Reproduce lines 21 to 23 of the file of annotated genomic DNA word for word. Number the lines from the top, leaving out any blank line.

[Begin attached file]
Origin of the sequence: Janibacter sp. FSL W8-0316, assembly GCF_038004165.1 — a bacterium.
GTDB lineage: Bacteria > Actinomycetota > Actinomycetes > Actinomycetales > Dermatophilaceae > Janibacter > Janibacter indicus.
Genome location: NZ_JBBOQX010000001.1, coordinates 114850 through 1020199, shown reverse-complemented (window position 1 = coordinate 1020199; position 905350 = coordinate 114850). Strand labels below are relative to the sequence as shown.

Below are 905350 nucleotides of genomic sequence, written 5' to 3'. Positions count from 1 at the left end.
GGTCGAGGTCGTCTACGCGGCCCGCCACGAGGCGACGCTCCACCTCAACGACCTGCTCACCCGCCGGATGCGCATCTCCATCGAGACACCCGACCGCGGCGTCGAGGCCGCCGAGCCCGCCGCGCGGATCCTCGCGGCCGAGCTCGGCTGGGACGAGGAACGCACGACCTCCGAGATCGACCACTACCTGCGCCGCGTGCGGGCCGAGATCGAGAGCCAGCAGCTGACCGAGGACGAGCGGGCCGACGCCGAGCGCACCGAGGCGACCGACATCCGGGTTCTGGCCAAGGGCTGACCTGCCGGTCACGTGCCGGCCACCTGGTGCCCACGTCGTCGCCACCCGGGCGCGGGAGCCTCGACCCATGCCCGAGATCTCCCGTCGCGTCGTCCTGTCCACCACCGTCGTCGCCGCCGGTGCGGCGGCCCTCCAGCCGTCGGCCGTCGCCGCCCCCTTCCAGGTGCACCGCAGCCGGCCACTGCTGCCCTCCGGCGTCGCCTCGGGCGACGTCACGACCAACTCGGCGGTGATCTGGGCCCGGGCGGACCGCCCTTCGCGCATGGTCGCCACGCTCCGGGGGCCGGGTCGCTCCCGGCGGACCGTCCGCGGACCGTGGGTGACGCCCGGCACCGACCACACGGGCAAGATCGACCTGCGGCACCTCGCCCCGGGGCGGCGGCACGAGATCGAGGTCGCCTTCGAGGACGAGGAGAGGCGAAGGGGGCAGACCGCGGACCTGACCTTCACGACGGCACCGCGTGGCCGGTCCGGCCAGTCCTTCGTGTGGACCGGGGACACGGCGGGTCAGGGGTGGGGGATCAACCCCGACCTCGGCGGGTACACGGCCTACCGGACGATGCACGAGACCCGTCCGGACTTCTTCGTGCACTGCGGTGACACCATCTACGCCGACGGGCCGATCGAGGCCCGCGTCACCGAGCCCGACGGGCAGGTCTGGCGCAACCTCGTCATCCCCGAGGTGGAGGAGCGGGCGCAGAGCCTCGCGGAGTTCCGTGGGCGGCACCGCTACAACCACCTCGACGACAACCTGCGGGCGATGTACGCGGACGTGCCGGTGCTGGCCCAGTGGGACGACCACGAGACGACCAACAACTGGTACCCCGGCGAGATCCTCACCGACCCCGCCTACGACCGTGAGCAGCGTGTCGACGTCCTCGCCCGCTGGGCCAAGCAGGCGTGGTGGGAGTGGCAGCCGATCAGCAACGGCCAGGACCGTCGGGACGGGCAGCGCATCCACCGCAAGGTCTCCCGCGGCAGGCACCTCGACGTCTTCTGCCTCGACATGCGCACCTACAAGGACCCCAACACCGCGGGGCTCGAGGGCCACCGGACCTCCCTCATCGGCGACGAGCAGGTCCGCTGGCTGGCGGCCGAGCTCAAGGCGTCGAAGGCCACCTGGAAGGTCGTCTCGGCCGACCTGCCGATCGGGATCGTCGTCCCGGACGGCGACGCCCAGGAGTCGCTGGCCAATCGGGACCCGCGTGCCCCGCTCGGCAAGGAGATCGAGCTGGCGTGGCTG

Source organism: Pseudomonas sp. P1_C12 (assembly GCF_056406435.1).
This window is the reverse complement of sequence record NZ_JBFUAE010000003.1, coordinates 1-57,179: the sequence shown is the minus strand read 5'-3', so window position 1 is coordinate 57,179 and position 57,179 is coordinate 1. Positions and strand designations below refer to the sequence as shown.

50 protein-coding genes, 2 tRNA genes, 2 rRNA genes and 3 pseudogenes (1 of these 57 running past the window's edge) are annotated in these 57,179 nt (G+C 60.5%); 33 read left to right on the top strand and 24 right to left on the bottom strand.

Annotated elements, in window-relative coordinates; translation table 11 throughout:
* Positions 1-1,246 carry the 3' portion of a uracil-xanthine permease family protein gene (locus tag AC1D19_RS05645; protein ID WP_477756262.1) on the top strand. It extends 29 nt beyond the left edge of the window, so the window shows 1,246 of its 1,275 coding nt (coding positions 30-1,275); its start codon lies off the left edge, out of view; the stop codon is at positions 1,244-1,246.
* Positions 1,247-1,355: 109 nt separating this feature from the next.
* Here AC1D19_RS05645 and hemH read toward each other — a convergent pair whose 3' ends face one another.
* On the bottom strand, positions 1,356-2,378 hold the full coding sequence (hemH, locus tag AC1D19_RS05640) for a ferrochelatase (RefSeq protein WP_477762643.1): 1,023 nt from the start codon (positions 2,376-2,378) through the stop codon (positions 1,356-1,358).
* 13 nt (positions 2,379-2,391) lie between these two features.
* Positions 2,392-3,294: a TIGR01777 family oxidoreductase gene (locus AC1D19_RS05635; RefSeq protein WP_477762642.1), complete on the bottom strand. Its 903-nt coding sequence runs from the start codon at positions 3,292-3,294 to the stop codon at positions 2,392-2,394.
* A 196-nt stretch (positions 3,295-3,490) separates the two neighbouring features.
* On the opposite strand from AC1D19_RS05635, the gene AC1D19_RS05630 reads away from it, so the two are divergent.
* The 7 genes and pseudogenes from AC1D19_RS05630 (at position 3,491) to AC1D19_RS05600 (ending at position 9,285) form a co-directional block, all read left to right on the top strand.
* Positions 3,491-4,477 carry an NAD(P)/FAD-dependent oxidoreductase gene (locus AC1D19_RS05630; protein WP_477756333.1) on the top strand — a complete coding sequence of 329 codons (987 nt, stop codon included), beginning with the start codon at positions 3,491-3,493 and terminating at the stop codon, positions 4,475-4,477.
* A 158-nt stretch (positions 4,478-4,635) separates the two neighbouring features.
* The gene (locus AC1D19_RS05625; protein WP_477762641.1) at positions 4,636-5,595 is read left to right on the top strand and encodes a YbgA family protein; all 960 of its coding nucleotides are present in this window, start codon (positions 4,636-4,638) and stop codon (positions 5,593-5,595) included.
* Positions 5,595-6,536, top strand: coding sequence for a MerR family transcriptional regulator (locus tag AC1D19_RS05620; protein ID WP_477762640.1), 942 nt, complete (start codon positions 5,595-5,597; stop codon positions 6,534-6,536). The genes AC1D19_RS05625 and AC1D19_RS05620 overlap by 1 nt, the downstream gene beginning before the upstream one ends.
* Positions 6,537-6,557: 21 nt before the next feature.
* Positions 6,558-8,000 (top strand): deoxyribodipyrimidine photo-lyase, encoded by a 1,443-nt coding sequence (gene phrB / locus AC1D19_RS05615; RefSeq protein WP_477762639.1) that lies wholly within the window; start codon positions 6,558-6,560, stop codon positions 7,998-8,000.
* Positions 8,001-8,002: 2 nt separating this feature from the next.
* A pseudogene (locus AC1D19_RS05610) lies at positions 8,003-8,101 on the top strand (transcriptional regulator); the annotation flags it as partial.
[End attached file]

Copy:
* The gene (locus AC1D19_RS05625; protein WP_477762641.1) at positions 4,636-5,595 is read left to right on the top strand and encodes a YbgA family protein; all 960 of its coding nucleotides are present in this window, start codon (positions 4,636-4,638) and stop codon (positions 5,593-5,595) included.
* Positions 5,595-6,536, top strand: coding sequence for a MerR family transcriptional regulator (locus tag AC1D19_RS05620; protein ID WP_477762640.1), 942 nt, complete (start codon positions 5,595-5,597; stop codon positions 6,534-6,536). The genes AC1D19_RS05625 and AC1D19_RS05620 overlap by 1 nt, the downstream gene beginning before the upstream one ends.
* Positions 6,537-6,557: 21 nt before the next feature.